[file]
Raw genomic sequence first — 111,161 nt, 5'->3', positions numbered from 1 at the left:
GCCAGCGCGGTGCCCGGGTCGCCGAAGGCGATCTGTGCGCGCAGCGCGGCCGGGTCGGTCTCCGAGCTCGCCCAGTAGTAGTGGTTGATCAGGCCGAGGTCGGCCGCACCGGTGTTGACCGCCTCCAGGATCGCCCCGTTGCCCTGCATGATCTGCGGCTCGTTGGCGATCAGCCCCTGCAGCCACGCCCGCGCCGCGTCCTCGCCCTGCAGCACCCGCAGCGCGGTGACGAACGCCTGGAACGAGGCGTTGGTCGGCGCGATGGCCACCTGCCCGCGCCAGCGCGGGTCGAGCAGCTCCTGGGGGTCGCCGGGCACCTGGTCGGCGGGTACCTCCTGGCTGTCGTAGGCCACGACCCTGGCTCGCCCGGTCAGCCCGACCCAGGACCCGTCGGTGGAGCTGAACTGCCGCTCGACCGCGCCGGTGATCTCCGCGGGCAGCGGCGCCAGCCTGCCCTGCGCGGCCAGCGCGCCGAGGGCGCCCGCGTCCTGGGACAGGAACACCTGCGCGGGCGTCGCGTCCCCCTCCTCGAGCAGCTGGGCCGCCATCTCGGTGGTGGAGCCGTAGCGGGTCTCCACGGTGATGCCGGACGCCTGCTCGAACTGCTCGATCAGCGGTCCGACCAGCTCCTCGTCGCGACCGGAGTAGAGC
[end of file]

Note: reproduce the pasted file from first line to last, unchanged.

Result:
Raw genomic sequence first — 111,161 nt, 5'->3', positions numbered from 1 at the left:
GCCAGCGCGGTGCCCGGGTCGCCGAAGGCGATCTGTGCGCGCAGCGCGGCCGGGTCGGTCTCCGAGCTCGCCCAGTAGTAGTGGTTGATCAGGCCGAGGTCGGCCGCACCGGTGTTGACCGCCTCCAGGATCGCCCCGTTGCCCTGCATGATCTGCGGCTCGTTGGCGATCAGCCCCTGCAGCCACGCCCGCGCCGCGTCCTCGCCCTGCAGCACCCGCAGCGCGGTGACGAACGCCTGGAACGAGGCGTTGGTCGGCGCGATGGCCACCTGCCCGCGCCAGCGCGGGTCGAGCAGCTCCTGGGGGTCGCCGGGCACCTGGTCGGCGGGTACCTCCTGGCTGTCGTAGGCCACGACCCTGGCTCGCCCGGTCAGCCCGACCCAGGACCCGTCGGTGGAGCTGAACTGCCGCTCGACCGCGCCGGTGATCTCCGCGGGCAGCGGCGCCAGCCTGCCCTGCGCGGCCAGCGCGCCGAGGGCGCCCGCGTCCTGGGACAGGAACACCTGCGCGGGCGTCGCGTCCCCCTCCTCGAGCAGCTGGGCCGCCATCTCGGTGGTGGAGCCGTAGCGGGTCTCCACGGTGATGCCGGACGCCTGCTCGAACTGCTCGATCAGCGGTCCGACCAGCTCCTCGTCGCGACCGGAGTAGAGC